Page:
We're honored to have made the list of The Tennessean's Top Workplaces!
Bone McAllester Norton has been awarded a 2016 Top Workplace honor by The Tennessean. The Top Workplaces lists are based solely on the results of an employee feedback survey administered by Workplace Dynamics, LLC. Several aspects of workplace culture were measured with rankings and essay questions where data was compiled, compared and provided back to the firm for process improvement as well as training and retention programs.
“The Top Workplaces award is not a popularity contest. And oftentimes, people assume it’s all about fancy perks and benefits.” says Doug Claffey, CEO of WorkplaceDynamics. “But to be a Top Workplace, organizations must meet our strict standards for organizational health. And who better to ask about work life than the people who live the culture every day—the employees. Time and time again, our research has proven that what’s most important to them is a strong belief in where the organization is headed, how it’s going to get there, and the feeling that everyone is in it together. Claffey adds, “Without this sense of connection, an organization doesn’t have a shot at being named a Top Workplace.”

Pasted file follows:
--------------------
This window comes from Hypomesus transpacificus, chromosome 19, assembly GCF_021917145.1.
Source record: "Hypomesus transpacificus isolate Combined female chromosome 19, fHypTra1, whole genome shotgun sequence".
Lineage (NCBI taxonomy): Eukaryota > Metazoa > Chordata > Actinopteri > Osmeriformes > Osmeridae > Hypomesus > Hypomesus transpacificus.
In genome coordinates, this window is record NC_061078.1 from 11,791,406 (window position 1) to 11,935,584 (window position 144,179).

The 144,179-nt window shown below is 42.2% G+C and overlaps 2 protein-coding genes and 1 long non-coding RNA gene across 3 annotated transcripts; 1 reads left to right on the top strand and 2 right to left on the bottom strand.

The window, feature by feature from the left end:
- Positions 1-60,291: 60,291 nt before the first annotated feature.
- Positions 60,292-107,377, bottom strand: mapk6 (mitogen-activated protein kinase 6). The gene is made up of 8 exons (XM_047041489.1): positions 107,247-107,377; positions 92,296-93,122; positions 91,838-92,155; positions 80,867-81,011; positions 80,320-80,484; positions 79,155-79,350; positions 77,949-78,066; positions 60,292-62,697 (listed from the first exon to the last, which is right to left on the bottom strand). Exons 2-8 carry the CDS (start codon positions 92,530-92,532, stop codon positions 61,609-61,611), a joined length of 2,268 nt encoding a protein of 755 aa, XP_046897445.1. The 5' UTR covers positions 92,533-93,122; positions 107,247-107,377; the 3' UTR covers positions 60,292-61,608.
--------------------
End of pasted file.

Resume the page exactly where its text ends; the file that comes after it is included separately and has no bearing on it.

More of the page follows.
For the full article, click here.
Stacey Garrett Koju, founding member of Bone McAllester Norton held an employment law workshop for the members of NACE, the National Association for Catering and Events. This event was held to offer the latest and best practical information in today's world of employment law.